Welcome, Guest.
Please login or register.
Forgot your password?




You can help support this site by making a small donation using either a PayPal account:

or with a major credit card such as:



Click here for details.

Author Topic: It's the, er, June 26 crossword  (Read 1641 times)


  • Hero Member
  • *****
  • Posts: 635
It's the, er, June 26 crossword
« on: June 26, 2016, 03:02:33 PM »
Vice versa is a Latin phrase meaning "with the order changed; with the relations reversed; conversely." "Vice Versa" is also the title of today's Los Angeles Times crossword by Mike Peluso. Each theme answer is a familiar phrase which has been altered by replacing a long "I" sound with an "ER" sound -- "vIce vERsa." Although.....shouldn't it be "verce vīsa"? My head is spinning. Let's move on:

"Stockpiles" becomes STOCKPEARLS ("Gems kept in inventory?").

"Flight training" becomes FLIRTTRAINING ("Coquette education?").

"Nothing to hide" becomes NOTHINGTOHERD ("Reason for cowboy unemployment?").

"Knife wielding" becomes NERFWIELDING ("Like one brandishing a Super Soaker?").

"Silver lining" becomes SILVERLEARNING ("White stallion at school?", a reference to the Lone Ranger's horse).

"The best of times," part of the opening line of Charles Dickens' 1859 novel A Tale Of Two Cities, becomes THEBESTOFTERMS ("Optimal payment arrangements?").

"Arabian Nights" becomes ARABIANNERTS ("Mideast cry of despair?"), The Dictionary Of American Slang explains that "nuts" began to be used as a synonym for "crazy; very eccentric" circa 1914. Circa 1932 the word began to be used as "An exclamation of disbelief, defiance, contempt, dismay, etc." By 1935, the variant "Nerts!" was also common.

Answers containing "the" are usually frowned upon by crossword editors but today's puzzle includes three. In addition to THEBESTOFTERMS, there is THENBA ("It has finals in June") and THEBLOB ("'Terror has no shape' sci-fi creature"). The Blob, the titular character of a 1958 film starring Steve McQueen, was an enormous jellylike blob which rode to earth on a meteorite and started engulfing and dissolving everyone it touched. The film also starred Aneta Corsaut, who would play school teacher Helen Crump on five seasons of The Andy Griffith Show.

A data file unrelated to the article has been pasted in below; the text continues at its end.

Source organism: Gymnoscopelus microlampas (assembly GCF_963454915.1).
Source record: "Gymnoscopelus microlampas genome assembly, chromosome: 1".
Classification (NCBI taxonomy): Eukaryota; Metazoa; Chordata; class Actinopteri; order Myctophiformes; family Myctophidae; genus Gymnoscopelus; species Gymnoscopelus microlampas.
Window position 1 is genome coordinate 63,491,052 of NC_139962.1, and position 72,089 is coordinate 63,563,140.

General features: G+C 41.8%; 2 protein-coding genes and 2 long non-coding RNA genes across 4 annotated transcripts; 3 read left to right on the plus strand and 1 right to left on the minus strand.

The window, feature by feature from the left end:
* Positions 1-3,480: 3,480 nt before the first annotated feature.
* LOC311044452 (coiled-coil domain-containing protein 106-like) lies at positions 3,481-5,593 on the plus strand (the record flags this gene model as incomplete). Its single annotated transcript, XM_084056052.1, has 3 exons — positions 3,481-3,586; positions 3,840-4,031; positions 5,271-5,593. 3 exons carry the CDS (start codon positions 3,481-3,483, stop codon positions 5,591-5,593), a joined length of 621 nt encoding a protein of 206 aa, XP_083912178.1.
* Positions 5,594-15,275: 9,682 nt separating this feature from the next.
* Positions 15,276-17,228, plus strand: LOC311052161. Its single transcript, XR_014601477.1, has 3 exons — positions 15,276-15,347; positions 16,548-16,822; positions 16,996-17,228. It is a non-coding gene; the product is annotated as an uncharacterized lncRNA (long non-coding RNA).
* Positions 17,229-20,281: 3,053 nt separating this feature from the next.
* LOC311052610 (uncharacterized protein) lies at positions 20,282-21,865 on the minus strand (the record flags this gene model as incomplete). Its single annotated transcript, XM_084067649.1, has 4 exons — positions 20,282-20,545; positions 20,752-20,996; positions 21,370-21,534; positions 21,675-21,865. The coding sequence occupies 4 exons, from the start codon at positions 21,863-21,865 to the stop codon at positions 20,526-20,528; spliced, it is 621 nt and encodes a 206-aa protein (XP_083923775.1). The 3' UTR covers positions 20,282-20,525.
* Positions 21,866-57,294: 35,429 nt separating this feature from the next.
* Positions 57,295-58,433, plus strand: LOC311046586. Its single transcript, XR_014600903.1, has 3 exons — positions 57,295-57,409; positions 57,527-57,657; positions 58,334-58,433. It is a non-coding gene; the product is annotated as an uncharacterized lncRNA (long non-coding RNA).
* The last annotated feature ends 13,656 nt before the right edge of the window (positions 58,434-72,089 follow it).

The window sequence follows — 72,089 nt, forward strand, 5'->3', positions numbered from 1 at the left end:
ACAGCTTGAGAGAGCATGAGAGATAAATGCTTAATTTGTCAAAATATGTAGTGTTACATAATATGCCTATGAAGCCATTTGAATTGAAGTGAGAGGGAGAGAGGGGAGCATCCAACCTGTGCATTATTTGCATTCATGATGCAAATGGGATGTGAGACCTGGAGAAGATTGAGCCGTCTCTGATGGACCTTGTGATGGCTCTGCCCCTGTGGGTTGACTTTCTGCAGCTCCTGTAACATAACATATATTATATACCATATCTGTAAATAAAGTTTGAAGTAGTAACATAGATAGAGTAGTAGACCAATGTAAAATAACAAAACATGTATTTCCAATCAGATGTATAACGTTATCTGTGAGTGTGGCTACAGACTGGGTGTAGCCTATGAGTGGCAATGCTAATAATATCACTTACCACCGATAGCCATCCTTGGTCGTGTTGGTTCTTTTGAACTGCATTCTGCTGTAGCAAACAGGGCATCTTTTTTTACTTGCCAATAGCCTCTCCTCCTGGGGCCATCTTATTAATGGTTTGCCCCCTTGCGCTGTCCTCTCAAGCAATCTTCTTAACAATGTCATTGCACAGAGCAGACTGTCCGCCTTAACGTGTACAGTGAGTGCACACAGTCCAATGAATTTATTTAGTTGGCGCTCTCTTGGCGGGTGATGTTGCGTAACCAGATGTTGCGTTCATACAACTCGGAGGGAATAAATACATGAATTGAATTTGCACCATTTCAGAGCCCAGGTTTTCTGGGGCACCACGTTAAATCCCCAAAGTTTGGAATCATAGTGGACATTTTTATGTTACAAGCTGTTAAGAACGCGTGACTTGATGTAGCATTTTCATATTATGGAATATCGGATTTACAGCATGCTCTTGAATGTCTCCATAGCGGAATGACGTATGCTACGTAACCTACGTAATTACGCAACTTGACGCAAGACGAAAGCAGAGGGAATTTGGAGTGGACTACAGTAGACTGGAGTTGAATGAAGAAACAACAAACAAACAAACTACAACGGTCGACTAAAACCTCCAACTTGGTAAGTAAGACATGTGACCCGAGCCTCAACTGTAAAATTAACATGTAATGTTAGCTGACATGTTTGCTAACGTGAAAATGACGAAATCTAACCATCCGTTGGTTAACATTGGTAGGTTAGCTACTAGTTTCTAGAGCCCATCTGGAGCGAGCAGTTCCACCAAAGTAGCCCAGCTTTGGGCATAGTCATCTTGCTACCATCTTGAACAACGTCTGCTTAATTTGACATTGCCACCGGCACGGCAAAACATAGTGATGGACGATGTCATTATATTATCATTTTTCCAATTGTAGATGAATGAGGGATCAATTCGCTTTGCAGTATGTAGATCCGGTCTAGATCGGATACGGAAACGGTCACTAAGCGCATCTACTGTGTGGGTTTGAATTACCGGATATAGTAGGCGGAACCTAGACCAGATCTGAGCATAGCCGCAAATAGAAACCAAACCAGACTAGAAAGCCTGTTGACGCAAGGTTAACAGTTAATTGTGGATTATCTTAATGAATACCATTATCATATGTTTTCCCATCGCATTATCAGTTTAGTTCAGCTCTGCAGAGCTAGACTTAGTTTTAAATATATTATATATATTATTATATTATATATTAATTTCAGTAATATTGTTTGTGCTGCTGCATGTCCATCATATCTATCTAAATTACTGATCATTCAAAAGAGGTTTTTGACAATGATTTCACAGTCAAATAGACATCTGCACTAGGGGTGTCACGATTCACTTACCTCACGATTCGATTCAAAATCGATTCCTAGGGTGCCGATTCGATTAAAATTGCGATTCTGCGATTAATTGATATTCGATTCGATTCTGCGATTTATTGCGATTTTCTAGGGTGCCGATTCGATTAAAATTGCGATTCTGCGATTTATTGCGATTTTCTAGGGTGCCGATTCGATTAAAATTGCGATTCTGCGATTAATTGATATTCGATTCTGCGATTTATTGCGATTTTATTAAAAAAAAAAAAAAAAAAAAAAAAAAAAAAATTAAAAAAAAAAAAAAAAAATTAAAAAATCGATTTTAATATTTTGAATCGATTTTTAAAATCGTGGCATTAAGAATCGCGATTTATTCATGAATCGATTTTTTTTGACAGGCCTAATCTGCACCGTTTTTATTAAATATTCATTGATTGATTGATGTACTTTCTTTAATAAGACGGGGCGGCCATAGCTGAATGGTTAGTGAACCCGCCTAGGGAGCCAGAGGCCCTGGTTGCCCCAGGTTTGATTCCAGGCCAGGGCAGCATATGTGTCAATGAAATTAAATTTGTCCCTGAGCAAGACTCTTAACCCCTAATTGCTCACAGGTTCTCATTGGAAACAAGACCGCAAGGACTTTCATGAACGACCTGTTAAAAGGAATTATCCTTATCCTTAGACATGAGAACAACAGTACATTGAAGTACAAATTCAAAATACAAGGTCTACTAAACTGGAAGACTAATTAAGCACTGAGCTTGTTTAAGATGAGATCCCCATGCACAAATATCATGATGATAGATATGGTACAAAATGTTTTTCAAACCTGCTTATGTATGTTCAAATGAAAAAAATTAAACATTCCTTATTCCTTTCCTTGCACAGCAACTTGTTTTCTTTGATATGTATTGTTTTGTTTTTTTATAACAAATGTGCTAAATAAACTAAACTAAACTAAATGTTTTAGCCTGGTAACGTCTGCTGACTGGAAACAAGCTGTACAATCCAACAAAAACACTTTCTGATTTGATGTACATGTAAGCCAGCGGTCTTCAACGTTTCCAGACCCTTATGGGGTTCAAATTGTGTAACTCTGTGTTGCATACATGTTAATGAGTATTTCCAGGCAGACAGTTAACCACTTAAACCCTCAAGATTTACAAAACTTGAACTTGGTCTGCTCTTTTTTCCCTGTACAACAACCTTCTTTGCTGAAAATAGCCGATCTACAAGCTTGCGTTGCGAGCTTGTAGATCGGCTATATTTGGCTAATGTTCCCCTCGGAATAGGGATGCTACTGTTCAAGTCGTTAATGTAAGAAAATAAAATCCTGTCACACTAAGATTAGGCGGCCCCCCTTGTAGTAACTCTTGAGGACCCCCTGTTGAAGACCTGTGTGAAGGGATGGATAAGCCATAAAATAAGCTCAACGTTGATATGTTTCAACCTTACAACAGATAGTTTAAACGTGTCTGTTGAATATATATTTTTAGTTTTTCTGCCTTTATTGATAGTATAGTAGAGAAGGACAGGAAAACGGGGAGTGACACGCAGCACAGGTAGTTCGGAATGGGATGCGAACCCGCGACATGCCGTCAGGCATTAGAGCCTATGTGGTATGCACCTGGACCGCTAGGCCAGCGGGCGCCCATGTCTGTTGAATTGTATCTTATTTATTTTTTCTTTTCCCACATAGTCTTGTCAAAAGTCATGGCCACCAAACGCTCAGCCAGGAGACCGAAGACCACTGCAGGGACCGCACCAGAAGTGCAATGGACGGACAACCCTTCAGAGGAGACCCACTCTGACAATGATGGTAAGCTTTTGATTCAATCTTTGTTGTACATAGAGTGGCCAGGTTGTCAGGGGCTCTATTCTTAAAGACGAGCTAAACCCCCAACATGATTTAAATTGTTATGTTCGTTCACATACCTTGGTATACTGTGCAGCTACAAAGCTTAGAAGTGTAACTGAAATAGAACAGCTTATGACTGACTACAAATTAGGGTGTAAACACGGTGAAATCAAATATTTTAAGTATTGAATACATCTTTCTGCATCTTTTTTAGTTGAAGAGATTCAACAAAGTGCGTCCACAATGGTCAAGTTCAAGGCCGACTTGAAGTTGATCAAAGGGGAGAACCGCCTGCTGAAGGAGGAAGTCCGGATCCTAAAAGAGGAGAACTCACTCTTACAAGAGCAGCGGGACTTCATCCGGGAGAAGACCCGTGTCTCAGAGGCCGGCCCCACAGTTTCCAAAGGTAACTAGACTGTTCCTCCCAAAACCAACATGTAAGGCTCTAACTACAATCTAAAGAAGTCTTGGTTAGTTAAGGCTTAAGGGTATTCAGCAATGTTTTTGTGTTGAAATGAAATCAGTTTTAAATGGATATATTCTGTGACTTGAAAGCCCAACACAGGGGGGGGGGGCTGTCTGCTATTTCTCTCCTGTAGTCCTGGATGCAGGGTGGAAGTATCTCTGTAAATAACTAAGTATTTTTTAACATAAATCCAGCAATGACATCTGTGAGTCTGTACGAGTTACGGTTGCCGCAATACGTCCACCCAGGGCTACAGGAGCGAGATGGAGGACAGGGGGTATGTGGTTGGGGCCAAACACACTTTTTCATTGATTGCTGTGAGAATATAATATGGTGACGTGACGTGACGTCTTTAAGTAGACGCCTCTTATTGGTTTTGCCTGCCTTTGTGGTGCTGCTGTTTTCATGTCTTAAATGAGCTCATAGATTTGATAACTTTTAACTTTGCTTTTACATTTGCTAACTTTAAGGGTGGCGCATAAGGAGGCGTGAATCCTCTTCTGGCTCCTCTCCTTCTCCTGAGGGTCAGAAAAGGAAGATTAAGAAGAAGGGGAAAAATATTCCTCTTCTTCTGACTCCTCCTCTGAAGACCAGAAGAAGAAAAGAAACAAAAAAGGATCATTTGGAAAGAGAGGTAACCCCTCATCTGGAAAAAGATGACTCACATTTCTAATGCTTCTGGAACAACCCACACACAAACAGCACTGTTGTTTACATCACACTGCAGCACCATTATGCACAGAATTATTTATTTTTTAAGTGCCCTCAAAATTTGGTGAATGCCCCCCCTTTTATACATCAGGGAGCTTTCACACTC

"'Mr. Mojo ____": Repeated words in the Doors' L.A. Woman" is RISIN. The song was the title track of an album released in April 1971. Lead singer Jim Morrison would die of a heroin overdose die three months later, although there was no autopsy and his cause of death was officially given as "heart failure." In the song, he repeated the line "Mr. Mojo risin'," which is an anagram of "Jim Morrison."

"Digit in diez" is UNO, which is not used in English. "Madre's hermana" is TIA, which is not used in English. "Sapling" is TREELET. Yes, "treelet" is a word but not a very common one. "One-celled critter" is AMEBA, but almost everyone on earth spells it "amoeba." "Forum garments" is TOGAE, but almost everyone on earth would say "togas." Crossword creators are allowed to bend the rules of language and spelling -- but they shouldn't be.

"Jump shot shape" is ARC -- but an arc is a path, not a shape. "Eight-time Coty Award winner" is BEENE. Geoffrey Beene (1927-2004) -- his real name was Samuel Bozeman Jr. -- was a New York fashion designer. The Coty American Fashion Critics' Awards were presented annually from 1943 to 1984 by the Coty Company, a perfume and cosmetics manufacturer founded in 1904 in Paris and now based in New York.

I can't think of any clever way to conclude this post. Nerts!


Powered by EzPortal